Wednesday, February 15, 2012
Aside from Ozu, Robert Bresson has become the most redeemed director in my heart during my first year in Film Club. A filmmaker whose greatness previously alluded me, Bresson now resides at the summit of my estimation. I couldn’t possibly praise him highly enough, as his films are not only brilliant but absolutely miraculous. There is something veritably mind-boggling about his ability to achieve such profound interest and emotive response using so seemingly minimal techniques. How does he do it? Every time I watch one his films, I have to ask myself this question because I’m always so immersed in the simplicity of his aesthetic. You’d almost think I were constantly watching the finale to a thriller the way I can’t turn away from his films. They are thoroughly fascinating, yet they couldn’t be more simple on the surface. Seriously, how does he do it? I almost want to sit down and study each of his films frame by frame to find out how he is able to make me care so much about what I’m seeing. Perhaps someday if I have the time or desire I will. For now, I’ll try to explain why I think he is great and why he appeals to me so much (though truthfully my enjoyment of his films is as ineffable as that of Ozu’s–I almost don’t know why I am so enraptured, I just am). This probably won’t be insightful at all, and you are better off reading the many writings that already exist about the man if you are really curious to read something about him. But, personally, I gotta celebrate him in any way I can.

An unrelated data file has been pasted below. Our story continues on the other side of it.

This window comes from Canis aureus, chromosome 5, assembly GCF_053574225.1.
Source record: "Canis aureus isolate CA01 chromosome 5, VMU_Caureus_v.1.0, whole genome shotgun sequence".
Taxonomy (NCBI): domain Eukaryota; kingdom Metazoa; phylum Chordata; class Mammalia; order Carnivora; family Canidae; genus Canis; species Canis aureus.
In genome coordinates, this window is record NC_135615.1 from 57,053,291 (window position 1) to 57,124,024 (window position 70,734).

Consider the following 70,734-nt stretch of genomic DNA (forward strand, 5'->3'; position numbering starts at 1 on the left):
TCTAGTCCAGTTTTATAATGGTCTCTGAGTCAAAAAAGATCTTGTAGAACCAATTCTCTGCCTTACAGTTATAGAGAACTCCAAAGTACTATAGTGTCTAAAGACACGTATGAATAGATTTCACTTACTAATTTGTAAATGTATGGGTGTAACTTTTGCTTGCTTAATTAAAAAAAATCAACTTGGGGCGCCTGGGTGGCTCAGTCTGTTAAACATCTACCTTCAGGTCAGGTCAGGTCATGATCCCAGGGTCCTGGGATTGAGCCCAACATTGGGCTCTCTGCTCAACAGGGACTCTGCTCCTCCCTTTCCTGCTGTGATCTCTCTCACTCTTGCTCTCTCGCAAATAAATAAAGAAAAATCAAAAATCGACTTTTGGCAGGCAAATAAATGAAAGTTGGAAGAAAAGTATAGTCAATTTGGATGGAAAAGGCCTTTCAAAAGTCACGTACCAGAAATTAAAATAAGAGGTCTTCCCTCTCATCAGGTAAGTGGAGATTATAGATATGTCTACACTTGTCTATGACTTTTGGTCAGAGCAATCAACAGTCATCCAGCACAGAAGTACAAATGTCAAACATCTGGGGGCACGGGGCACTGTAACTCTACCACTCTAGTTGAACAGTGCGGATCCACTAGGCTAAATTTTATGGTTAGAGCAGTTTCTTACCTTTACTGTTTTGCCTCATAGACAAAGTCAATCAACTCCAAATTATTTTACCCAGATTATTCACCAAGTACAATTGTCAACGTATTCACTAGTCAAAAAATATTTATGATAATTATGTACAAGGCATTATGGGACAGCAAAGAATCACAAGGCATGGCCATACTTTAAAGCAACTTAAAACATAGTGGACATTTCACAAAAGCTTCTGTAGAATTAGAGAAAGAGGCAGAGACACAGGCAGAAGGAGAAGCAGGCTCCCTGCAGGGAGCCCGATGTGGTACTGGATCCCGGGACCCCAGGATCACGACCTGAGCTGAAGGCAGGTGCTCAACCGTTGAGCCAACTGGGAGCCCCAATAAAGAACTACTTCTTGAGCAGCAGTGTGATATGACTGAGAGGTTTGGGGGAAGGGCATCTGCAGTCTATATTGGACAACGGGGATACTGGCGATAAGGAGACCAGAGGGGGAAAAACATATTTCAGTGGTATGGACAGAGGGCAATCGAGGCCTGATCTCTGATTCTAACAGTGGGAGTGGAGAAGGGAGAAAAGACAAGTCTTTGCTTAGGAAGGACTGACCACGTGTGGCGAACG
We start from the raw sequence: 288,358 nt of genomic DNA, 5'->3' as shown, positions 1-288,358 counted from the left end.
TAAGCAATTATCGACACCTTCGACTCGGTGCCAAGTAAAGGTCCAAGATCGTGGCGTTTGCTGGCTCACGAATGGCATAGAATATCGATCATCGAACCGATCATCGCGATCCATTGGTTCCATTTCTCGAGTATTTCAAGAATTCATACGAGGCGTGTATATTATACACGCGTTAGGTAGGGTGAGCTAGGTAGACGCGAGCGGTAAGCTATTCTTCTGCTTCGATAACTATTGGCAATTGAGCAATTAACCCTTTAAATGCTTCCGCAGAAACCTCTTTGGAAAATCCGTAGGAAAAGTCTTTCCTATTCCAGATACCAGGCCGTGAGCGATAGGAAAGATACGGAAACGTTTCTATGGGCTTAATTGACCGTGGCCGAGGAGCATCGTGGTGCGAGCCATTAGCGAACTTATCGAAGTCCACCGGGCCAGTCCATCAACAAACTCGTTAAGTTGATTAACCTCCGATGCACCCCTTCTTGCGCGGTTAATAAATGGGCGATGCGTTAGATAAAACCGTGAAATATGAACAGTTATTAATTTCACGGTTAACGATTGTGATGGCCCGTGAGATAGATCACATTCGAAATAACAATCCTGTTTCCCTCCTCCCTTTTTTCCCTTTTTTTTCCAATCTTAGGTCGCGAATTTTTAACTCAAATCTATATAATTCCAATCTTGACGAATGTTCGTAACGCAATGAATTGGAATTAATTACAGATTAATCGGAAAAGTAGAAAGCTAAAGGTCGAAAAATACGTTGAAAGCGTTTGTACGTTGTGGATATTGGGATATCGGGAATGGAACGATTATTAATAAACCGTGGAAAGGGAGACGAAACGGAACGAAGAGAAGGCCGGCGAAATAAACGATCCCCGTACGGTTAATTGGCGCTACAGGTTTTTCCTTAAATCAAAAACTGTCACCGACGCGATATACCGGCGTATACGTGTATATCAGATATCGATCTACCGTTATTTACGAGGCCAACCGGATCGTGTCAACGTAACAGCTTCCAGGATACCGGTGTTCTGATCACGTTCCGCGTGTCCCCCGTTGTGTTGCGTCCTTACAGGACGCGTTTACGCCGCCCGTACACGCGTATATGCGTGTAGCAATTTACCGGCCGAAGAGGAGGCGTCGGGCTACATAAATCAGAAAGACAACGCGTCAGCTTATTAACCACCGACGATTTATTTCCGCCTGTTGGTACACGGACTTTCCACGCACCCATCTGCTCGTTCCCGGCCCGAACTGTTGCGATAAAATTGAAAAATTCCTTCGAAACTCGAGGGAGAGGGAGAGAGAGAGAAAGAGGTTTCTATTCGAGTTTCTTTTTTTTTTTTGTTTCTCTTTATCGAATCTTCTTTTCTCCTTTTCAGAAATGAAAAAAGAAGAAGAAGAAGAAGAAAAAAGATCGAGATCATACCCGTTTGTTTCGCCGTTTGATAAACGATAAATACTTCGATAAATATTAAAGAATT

In all honesty, I didn’t understand Bresson’s films when I was younger. I had only seen PICKPOCKET and AU HASARD BALTHAZAR, but they were, perhaps, too elemental, too sparse to really catch my eye or pique my interest. I was watching them right around the time that I was discovering Kurosawa, Bunuel, Fellini, etc. I was being floored by the vibrancy and vitality of those directors, but almost dulled by Bresson. Perhaps it was just a lack of consideration or patience on my part, or perhaps it was merely the fault of being 17 and a film novice, but I completely overlooked the genius of Bresson in my younger days (granted I had only seen two of his movies).
I can see his genius now; it’s glaringly obvious in every single meticulously shot and edited frame of one of his films. Bresson is a visual master. He edits and strings shots together perfectly to create a lucid narrative that is easy to follow but elliptical enough that we can still use our imagination. The clarity of the narrative wraps us up completely in what we are seeing. We always know which person we are following, what environment they are in, and what details about the scene are important to us. It’s almost as if someone is very carefully giving you the clearest directions you’ve ever received and you are following along with keen interest because you are absolutely able to follow along. Some might find Bresson’s clarity to be dull (as I originally did), but it’s actually remarkably fascinating. Bresson achieves narrative simplicity with a sculptor’s precision. It’s fucking beautiful.